A GRIP ON SPORTS • Any list of the best sports-related items around the Inland Northwest has to include the abundance of outstanding golf courses. The area features challenging and scenic tracks that range from the Palouse to near the Canadian border. In some ways this is a golfing paradise.
• What made us think of that? Is it the pandemic, which has made it tougher to get out and play in 2020? That’s part of it. But that’s not the No. 1 reason today. That comes courtesy of our friend Jim Meehan, the S-R’s long-time golf writer.
Jim’s column this week isn’t about a round or a hole or even a course. It’s about the newest clubhouse in the area, the wooden palace that is now open at The Idaho Club.
If you are unfamiliar with it, there is good reason for that – other than it’s recent opening.
The Idaho Club has roots in the Sandpoint area that date back to the mid-1980s, when the course, then known as Hidden Lakes – an apt name if there ever was one – opened with a double-wide mobile home as the clubhouse. But who cared? The course was good enough, and challenging enough, to overcome any eyesore factor when you paid your green fees.
And it’s even better today.
That’s because the course was redesigned and reworked by Jack Nicklaus before reopening as The Idaho Club in 2008. It’s the only Nicklaus signature course in the state and contains touches he holds dear.
The truly signature one? Subtle gradations on the greens. Play the course and you’ll understand. Sure, the Pack River’s influence is obvious. The forced carries. The tight fairways. Heck, even the occasional moose. But the greens. Now those are sublime.
Nicklaus is proud of such things. How do I know? He talked about them when he was in the early stages of rebuilding the course, back in 2006. I was lucky enough to visit with him on one of his trips to the area back then, as he walked the course, stood on what would be the greens and personally directed changes, whether it be shaving down a bit of a slope or adding a small, hard-to-discern depression where it wasn’t to be expected.
At that point the club had a beautiful clubhouse, replacing the trailers that greeted players back in the early days. The wooden clubhouse from that era fit in well with the backwoods nature of the course. But nearly a dozen years ago it basically disappeared, consumed in a fire that left, as Jim says in his column, rubble.
But now it’s been replaced. With something even grander, befitting an even grander course.
There are traditional courses in Spokane. There are rolling links-type courses nearby. There are resort courses scattered throughout the hills and backcountry. And there is this gem hard by Lake Pend Oreille in Bonner County, made even more memorable by its newest feature.
Golf in this area is hard to beat.
WSU: John Olerud is, obviously, the best baseball player in Washington State history. You can also argue he is also one of the best college baseball players ever. But what is unarguable is his place as a two-way player at the college level. No one has ever been better as a pitcher and a hitter. He’s the Babe Ruth of the college ranks. Theo Lawson has this story on Olerud’s WSU career, which was just recognized as the best two-way career in the sport. … Looking for a football fix? My friend, and former Washington State beat writer, Christian Caple examines the upcoming season in depth for The Athletic. … Morgan Weaver made her professional debut as the NWSL returned to action yesterday. … Elsewhere in the Pac-12 and college sports, the name of the rivalry game with Oregon isn’t Oregon State’s biggest issue right now. … It seems Under Armour is having buyer’s remorse concerning its gargantuan marketing deal with UCLA. Well, too bad. … We can pass along another introduction of a Colorado assistant coach. … An Arizona State assistant has some Spokane ties. … In basketball news, Utah has undergone a lot of roster churn recently. … Arizona is making an addition to its Ring of Honor. … No matter what happens this year, the college sports landscape will probably change.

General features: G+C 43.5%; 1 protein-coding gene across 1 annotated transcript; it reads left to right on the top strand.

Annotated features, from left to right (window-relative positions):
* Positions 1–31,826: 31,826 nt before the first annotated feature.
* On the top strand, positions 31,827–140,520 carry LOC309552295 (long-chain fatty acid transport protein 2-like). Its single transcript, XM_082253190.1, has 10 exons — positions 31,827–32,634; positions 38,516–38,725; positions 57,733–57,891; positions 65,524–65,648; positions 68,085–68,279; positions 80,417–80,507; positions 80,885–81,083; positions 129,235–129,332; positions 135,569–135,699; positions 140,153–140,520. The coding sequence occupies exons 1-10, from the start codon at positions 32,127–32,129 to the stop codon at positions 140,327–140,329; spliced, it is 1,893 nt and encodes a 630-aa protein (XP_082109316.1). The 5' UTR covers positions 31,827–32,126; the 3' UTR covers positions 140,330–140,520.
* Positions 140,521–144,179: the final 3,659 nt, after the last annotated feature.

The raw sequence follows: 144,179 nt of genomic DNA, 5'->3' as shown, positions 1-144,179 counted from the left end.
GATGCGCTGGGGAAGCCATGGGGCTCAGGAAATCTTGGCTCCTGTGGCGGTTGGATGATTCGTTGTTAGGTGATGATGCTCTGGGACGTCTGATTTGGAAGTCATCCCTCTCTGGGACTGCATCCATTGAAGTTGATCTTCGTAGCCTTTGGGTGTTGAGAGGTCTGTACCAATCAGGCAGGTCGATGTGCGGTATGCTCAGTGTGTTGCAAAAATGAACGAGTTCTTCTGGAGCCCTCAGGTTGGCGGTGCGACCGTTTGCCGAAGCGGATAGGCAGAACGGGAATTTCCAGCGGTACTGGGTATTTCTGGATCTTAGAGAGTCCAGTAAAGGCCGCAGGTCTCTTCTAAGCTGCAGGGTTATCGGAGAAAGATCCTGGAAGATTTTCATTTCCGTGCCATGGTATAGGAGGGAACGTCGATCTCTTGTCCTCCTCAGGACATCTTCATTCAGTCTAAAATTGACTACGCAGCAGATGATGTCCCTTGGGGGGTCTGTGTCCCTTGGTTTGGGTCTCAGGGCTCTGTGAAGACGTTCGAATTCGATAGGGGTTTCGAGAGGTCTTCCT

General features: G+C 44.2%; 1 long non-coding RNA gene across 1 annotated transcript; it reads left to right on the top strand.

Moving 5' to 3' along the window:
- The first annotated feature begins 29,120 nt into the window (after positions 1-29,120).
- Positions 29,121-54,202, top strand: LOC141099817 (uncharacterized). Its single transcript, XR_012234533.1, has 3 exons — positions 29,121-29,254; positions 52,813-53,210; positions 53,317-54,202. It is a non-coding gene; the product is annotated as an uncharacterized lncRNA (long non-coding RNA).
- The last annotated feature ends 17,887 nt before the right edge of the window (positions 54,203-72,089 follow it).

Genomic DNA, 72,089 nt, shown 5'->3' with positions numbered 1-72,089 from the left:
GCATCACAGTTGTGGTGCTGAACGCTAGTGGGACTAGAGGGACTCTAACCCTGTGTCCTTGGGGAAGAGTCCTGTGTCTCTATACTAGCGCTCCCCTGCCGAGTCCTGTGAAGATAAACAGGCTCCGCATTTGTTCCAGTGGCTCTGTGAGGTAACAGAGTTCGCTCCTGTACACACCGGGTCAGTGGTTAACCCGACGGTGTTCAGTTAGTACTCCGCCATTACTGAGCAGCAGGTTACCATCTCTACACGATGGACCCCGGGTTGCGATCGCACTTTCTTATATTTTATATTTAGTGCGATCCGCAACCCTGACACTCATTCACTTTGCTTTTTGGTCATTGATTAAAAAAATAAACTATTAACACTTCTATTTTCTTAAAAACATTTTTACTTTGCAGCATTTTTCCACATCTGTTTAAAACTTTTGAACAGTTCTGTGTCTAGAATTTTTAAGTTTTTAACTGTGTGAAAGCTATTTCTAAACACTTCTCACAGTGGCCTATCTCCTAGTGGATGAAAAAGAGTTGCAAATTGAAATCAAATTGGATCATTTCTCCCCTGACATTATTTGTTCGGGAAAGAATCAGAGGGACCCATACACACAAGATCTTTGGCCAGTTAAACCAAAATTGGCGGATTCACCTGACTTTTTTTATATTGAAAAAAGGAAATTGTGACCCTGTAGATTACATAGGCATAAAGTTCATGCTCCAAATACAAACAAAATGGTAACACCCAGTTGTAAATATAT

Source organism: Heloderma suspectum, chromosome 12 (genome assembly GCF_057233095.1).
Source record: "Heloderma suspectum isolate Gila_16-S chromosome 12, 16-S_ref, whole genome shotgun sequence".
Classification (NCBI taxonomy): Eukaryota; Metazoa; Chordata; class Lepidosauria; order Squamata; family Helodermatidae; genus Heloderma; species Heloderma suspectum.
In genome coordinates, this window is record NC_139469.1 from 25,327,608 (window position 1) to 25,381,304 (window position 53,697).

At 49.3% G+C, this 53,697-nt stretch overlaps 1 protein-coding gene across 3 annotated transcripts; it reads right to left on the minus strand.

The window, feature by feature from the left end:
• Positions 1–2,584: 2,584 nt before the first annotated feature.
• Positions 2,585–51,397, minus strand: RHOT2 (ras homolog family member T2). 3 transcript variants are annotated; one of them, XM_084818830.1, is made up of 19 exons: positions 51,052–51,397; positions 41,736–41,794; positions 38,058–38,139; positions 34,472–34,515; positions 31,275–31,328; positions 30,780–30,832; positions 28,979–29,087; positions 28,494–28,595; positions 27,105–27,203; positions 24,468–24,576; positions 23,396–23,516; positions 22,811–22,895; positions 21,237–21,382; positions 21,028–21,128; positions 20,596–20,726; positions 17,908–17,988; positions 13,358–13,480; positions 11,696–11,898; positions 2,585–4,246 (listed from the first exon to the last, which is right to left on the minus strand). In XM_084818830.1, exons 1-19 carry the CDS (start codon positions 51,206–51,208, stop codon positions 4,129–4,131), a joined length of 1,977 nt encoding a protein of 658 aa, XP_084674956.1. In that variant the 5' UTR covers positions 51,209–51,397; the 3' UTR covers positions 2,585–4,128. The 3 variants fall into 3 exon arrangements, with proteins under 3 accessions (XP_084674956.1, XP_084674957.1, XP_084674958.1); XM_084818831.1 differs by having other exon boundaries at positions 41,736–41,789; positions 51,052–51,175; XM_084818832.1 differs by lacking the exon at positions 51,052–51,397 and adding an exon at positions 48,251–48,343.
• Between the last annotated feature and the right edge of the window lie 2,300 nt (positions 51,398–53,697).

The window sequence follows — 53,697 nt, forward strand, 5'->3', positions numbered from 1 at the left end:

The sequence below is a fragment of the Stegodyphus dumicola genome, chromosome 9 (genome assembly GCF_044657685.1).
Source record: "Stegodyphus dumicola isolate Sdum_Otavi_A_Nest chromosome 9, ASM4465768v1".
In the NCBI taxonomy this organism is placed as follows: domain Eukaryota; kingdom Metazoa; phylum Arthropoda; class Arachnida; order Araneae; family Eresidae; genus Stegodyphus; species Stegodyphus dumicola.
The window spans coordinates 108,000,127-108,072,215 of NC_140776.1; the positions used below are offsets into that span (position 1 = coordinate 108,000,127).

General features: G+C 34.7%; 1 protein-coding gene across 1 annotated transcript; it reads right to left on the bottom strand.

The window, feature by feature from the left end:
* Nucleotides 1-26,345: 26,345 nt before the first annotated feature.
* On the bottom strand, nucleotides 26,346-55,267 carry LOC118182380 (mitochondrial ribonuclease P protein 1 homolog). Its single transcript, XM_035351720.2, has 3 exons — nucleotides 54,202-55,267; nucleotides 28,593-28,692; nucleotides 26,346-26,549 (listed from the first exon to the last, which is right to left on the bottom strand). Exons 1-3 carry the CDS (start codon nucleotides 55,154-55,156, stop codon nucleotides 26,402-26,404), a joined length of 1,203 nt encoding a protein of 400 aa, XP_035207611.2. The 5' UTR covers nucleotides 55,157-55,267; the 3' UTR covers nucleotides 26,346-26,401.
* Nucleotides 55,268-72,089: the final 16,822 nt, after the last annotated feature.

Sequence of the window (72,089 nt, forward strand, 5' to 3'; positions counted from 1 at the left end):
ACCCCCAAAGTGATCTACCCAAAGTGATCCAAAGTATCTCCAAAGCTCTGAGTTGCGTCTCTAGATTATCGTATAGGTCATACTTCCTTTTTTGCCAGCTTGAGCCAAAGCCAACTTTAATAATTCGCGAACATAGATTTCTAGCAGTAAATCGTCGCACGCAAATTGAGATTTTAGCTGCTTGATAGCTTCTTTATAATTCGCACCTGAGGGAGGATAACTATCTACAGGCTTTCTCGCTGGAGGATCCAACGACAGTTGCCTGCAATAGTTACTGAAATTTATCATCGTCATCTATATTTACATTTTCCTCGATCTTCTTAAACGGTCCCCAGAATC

Gonzaga: Around the WCC, the University of San Diego added another transfer earlier this week.
Preps: Inspirational stories often have, at their core, something no one else would want to undergo. Such is the case with Brandon Thomas’ inspirational story. As Ryan Collingwood tells us, the Central Valley High football player is dealing with bone cancer. It was bad enough it has cost him his right leg.
Mariners: Could this be the season the M’s make it to the World Series? Hey, it could happen. Though, I’m guessing if they get close, the pandemic would force another shutdown.
Golf: As we said, we have fond memories of the Idaho Club. Jim may have them as well. Though there is enough water around the course to make that debatable for anyone. What we’re sure of is he has a golf column today about the course’s new clubhouse. We linked it above and again here.
• Where did the warmth go? Woke up this morning to the cat trying to get under the covers. It wasn’t being friendly. It was just freezing. Until later …
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